Georgia Player Who Ran Into ESPN’s Laura Rutledge Is Flirting With Her On Twitter

first_imgespn's laura rutledge injured during gameESPN sideline reporter Laura Rutledge had a rather scary moment at Saturday’s Georgia-UMass game in Athens. She was accidentally leveled while delivering an in-game report.Rutledge was talking on camera while a play was going on. In the background, Georgia running back and special teamer Prather Hudson was engaged with a defender and they wound up hurtling out of bounds.In the process, they took Rutledge down. Thankfully, she was okay.Took an L in Athens today. So many thanks to everyone at @UGAAthletics for their help after this happened…even though I’m a Gator ? pic.twitter.com/b1FTCPaqtH— Laura Rutledge (@LauraMRutledge) November 18, 2018Hudson waited two days before responding to Rutledge’s above tweet. In doing so, he hit on her in very cheesy fashion.Hey @LauraMRutledge really sorry I knocked you down, but… I can pick you up at 7 ? https://t.co/jkHsTsLk0s— Prather Hudson (@PRAYHUD) November 20, 2018Rutledge, who is happily married, let down the bold college student gently.?— Laura Rutledge (@LauraMRutledge) November 20, 2018You missed 100 percent of the shots  you don’t take, or so the old adage says. However, this attempt from Hudson barely even got out of his hand.It did provide a pretty funny exchange though.last_img read more

World must nurture the courage to care – and the resolve to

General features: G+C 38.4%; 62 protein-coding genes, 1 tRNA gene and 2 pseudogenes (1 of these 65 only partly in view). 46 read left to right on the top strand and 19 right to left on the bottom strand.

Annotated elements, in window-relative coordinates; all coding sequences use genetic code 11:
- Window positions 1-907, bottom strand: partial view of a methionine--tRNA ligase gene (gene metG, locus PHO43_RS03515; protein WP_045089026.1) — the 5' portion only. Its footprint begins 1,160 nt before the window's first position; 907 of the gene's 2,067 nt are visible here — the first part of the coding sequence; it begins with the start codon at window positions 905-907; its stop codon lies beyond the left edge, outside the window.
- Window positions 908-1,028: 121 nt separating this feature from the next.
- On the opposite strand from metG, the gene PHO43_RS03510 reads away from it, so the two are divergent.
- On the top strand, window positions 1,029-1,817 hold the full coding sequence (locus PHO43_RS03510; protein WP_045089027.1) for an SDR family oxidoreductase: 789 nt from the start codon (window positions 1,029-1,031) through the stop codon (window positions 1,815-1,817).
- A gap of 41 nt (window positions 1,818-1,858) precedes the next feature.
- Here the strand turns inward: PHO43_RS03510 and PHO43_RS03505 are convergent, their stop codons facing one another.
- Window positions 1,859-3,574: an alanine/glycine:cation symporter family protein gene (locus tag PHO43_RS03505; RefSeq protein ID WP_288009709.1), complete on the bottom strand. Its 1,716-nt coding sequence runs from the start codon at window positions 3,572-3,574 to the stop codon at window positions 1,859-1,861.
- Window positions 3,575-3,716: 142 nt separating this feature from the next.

UN Photo/Eskinder DebebeSecretary-General António Guterres (centre) at the General Assembly event commemorating the International Day of Reflection on the 1994 Genocide against the Tutsi in Rwanda.Miroslav Lajčák, President of the General Assembly, said: “There are many things to say today. But, I want to start with the simplest, and hardest, message of all. Which is, that we failed. We failed Rwanda. We failed to keep our promises. And, simply, we failed to do our jobs.”“The United Nations cannot run from this. We must face it – head-on,” he continued, stressing that not only do must the international community focus more on people, it must also work to prevent their suffering.“This means stronger early warning systems. It means better mechanisms to flag – and respond to – early indicators of genocide, including human rights violations. And it means jumping into action – much sooner, and much faster, than we have in the past.”Estimates of the number of people killed vary from 800,000 to more than one million. The latest General Assembly resolution designating 7 April as the International Day of Reflection on the 1994 Genocide against the Tutsi in Rwanda cited more than a million people killed during the genocide, including Hutu and others who opposed it.Also participating in today’s commemoration were Issa Konfourou, Permanent Representative of Mali to the UN, in his capacity as Chair of the African Group; Consolee Nishimwe, author of ‘Tested to the Limit: A Genocide Survivor’s Story of Pain, Resilience and Hope’; and Valentine Rugwabiza, Permanent Representative of Rwanda to the UN. The event was moderated by Alison Smale, the UN Under-Secretary-General for Global Communications. Speaking at an event commemorating the International Day of Reflection on the 1994 Genocide against the Tutsi in Rwanda, he also said reconciliation is possible, even after a tragedy of such monumental proportions.“Rwanda has learned from the events of 1994. So must the international community,” said the Secretary-General.Mr. Guterres said he was concerned about the rise of racism, hate speech and xenophobia around the world, such as the violence against the Rohingya community in Myanmar, unimaginable suffering in Syria, and the humanitarian crisis in the Democratic Republic of the Congo.“Today, people are being killed, displaced and abused in many parts of the world,” he noted, underscoring that States must uphold their fundamental responsibility to protect their people.In parallel, preventing genocide, crimes against humanity and other serious violations of international law is a shared responsibility, he added.“It is a core duty of the United Nations [and] our Human Rights Up Front strategy and several UN mechanisms aim to do just that – protect people’s lives and sound an early warning before abuses turn into atrocities,” said Mr. Guterres, urging countries to pay heed to the warnings and follow-up with preventative actions to save lives. read more